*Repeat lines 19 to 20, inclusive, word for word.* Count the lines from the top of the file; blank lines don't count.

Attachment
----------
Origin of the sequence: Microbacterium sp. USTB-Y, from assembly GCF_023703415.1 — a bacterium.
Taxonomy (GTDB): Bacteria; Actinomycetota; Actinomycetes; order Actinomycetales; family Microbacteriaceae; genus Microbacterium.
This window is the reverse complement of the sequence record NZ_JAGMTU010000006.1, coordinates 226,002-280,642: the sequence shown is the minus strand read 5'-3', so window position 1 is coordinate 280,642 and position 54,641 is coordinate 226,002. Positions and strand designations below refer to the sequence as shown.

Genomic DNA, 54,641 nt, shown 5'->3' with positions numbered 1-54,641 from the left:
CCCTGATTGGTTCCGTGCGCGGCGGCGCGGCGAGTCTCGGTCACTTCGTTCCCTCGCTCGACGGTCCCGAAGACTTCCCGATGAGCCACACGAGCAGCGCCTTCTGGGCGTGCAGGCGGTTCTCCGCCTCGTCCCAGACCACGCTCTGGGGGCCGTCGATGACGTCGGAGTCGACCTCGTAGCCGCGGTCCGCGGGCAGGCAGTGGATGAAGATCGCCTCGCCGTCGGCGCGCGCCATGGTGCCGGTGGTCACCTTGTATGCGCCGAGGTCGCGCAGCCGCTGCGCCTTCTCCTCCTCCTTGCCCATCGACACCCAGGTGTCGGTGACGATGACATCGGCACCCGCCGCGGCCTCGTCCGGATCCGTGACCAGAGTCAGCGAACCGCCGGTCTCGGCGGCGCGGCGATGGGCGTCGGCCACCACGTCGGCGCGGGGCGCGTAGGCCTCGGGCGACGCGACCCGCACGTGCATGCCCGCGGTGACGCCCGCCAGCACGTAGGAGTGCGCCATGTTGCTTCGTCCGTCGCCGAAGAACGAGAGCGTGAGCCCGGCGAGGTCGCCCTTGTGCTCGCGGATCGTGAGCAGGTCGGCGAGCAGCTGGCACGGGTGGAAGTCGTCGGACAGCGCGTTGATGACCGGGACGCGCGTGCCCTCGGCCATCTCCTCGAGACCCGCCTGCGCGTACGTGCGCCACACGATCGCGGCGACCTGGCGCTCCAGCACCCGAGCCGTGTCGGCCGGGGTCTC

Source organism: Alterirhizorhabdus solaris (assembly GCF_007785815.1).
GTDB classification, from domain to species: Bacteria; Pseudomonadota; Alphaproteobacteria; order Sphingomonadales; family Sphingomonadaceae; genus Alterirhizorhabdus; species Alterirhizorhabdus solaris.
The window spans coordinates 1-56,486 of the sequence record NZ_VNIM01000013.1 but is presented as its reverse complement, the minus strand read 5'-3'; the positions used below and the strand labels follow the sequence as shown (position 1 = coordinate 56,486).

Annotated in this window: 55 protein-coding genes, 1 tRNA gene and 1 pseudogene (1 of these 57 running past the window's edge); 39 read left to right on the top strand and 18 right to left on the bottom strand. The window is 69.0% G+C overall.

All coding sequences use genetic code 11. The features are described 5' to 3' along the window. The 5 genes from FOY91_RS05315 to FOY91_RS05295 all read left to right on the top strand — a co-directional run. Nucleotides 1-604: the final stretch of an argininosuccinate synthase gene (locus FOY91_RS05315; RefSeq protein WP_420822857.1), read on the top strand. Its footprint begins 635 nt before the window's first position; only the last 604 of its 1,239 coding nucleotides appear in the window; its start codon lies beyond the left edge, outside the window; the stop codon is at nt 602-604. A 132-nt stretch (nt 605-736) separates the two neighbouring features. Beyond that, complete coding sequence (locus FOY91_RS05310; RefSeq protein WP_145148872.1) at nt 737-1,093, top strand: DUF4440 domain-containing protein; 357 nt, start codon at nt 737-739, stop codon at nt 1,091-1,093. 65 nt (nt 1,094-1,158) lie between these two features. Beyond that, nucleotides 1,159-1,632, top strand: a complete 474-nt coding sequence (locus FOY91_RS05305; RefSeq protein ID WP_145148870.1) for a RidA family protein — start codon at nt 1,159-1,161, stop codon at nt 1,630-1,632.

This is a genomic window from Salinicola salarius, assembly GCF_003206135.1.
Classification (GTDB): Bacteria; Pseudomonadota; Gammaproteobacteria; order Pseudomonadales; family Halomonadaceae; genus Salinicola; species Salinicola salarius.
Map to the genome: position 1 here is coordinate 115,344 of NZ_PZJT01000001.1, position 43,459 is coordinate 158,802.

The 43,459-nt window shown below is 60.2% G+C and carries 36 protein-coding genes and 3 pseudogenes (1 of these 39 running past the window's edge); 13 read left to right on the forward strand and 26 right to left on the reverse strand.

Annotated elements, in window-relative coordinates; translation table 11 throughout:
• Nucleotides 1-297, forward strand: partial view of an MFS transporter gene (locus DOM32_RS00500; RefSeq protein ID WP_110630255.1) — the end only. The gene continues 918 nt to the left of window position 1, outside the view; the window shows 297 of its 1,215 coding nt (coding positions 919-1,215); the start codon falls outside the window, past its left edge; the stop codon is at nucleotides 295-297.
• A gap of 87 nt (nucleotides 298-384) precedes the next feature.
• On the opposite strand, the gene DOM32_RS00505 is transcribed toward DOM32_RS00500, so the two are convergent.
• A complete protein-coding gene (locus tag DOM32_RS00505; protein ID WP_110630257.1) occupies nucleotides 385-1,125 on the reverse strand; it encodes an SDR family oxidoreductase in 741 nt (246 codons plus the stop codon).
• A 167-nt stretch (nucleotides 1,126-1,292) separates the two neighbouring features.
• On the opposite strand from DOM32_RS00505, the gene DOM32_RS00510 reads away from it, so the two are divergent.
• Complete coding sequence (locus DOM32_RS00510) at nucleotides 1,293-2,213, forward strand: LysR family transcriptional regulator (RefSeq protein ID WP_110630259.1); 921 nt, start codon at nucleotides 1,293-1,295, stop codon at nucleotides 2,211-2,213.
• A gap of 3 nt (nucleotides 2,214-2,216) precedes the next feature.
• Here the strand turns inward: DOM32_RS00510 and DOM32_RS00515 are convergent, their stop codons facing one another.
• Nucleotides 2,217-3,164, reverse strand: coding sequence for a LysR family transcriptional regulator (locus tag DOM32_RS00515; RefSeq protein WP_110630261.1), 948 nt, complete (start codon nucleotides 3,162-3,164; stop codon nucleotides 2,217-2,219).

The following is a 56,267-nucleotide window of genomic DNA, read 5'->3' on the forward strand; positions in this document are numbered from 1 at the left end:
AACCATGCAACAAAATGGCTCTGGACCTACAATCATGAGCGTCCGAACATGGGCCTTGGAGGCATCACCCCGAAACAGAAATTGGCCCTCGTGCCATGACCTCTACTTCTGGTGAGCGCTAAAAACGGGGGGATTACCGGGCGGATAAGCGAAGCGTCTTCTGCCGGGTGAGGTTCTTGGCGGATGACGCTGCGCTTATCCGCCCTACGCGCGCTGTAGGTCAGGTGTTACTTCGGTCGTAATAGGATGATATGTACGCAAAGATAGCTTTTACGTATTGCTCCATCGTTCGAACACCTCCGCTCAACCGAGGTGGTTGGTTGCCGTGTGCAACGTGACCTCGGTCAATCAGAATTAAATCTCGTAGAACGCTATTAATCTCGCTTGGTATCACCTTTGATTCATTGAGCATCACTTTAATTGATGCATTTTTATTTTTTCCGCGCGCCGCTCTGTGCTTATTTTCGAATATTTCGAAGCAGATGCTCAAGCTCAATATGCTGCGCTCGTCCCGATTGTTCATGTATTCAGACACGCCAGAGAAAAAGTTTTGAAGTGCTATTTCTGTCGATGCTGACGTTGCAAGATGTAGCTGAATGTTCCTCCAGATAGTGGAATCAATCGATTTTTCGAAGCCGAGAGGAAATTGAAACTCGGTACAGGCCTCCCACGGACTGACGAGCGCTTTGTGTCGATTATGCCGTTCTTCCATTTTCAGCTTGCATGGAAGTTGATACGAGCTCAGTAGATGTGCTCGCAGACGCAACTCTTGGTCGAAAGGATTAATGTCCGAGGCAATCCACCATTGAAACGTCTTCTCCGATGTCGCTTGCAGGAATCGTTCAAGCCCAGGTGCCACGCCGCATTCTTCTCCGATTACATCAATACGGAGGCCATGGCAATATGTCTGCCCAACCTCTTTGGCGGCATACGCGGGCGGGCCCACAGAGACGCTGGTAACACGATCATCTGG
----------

• A complete protein-coding gene (locus tag DOM32_RS00505; protein ID WP_110630257.1) occupies nucleotides 385-1,125 on the reverse strand; it encodes an SDR family oxidoreductase in 741 nt (246 codons plus the stop codon).
• A 167-nt stretch (nucleotides 1,126-1,292) separates the two neighbouring features.